— Steven Lawrence contributed with this article
The Scottish poet, Robert Burns once wrote: “The best laid schemes of mice and men often go askew”. “The Adjustment Bureau” prompts us to question if there is such thing as fate, and if so can our “best laid schemes” ever be controlled?
Due to the way it has been advertised, one would expect that the directorial debut from George Nolfi to be one unfairly pigeon-holed with Christopher Nolan’s “Inception”.
However, even if under the inescapable shadow of Nolan, this would be too assumptive. As “The Adjustment Bureau” flourishes in its own right with its sleek, politically fueled romance and is far more a filtration of Frank Capra’s “It’s A Wonderful Life” than a Franz Kafka narrative.
The film, is an adaptation of a Philip K. Dick short story of the same name. Fans of the writers’ work will not be disappointed as it contains the accustomed elements of his tales, from alternate takes on what reality is, conspiracies and a protagonist who strives to unravel the deranged faction.
David Norris (Matt Damon) is a grounded politician attempting to run for senate, however after a calamitous campaign, he goes to prepare a speech of defeat when there is a spark meeting with spirited dancer Elise (Emily Blunt).
The instant allure between the two is seemingly predestined. But the existence of a covert organisation that align the paths of lives, in order to a “plan”, in order to prevent disasters from occurring; are beset in ensuring the relationship will end as just a chance meeting.
The film is fundamentally fueled by the fact that our lives are arranged by a clandestine cadre of shadowy business types, causes the film to have much substance.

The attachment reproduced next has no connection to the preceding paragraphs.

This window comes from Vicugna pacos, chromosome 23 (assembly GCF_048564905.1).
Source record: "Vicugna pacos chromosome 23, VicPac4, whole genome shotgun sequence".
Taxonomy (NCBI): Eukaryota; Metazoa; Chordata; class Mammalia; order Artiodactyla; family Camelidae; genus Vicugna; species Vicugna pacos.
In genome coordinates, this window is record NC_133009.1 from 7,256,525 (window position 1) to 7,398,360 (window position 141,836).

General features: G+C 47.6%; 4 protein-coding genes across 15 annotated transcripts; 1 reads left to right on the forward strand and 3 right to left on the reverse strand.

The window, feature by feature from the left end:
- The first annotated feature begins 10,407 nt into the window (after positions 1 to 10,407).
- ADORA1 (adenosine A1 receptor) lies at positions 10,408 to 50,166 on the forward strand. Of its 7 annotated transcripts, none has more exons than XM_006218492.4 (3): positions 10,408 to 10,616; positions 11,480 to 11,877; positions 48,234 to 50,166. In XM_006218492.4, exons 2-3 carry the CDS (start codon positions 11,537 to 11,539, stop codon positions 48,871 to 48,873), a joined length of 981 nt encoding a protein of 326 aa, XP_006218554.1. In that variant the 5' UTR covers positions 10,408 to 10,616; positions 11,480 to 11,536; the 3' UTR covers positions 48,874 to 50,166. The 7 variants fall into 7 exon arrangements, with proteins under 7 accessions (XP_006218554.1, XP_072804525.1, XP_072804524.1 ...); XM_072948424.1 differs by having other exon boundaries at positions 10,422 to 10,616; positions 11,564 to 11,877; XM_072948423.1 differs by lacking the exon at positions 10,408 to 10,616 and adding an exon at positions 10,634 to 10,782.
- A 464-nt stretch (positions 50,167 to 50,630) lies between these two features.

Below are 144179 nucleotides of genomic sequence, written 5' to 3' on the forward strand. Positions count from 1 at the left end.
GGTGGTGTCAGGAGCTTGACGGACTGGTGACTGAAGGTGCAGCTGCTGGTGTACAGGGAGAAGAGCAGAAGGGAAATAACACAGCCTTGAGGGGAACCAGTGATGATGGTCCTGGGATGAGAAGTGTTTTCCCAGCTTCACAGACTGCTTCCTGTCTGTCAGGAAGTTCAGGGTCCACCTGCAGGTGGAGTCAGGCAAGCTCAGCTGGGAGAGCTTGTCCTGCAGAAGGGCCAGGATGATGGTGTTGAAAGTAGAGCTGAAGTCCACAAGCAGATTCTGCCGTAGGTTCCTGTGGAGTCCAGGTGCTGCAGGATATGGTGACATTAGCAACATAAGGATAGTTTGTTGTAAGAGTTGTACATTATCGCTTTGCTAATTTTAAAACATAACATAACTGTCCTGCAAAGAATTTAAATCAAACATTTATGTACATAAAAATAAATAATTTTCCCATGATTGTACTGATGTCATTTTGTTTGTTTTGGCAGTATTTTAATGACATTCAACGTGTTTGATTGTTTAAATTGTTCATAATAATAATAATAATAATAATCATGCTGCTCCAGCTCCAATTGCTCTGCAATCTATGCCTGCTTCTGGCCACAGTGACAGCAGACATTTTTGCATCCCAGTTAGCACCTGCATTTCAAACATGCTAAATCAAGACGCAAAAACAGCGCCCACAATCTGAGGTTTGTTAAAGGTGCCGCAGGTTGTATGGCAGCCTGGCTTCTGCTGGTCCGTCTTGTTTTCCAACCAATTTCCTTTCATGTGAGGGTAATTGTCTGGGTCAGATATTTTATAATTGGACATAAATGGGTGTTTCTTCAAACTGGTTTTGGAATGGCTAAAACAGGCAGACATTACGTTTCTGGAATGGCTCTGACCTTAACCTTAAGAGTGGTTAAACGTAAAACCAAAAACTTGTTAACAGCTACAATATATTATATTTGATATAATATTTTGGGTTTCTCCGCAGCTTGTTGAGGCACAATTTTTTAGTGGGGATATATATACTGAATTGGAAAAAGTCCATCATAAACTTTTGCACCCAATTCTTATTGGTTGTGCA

In conjunction with Matt Damon’s performance in a role that is far from the days of Bourne, and the on-screen chemistry between him and Emily Blunt means for witty dialogue.
The sharp dialogue is immersed in the sheer fervor of its characters. As a result, the film is a far less suspense filled thriller than the trailer might suggest.
Director, George Nofli’s script is more cathartic than it is of tension, like most will probably anticipate. However, this is not to unfairly compare the film at all to that of “Inception”, because the film stands on its own as a tremendous film.
The Adjustment Bureau’s supporting cast also offer potent performances with “Mad Men”’s John Slattery, Terrence Stamp and up and coming Anthony Mackie that many might know from “The Hurt Locker”.
The romantic element of the film also provides a perhaps new dynamic to the current science fiction drama films. Whilst others might feel deflated from the lack of orotundity seen in “Inception”, the film packs a might emotional punch in a gothic New York backdrop that provides an innate atmosphere to question whether we can ever really have free will, and if our “best laid schemes” ever go to plan.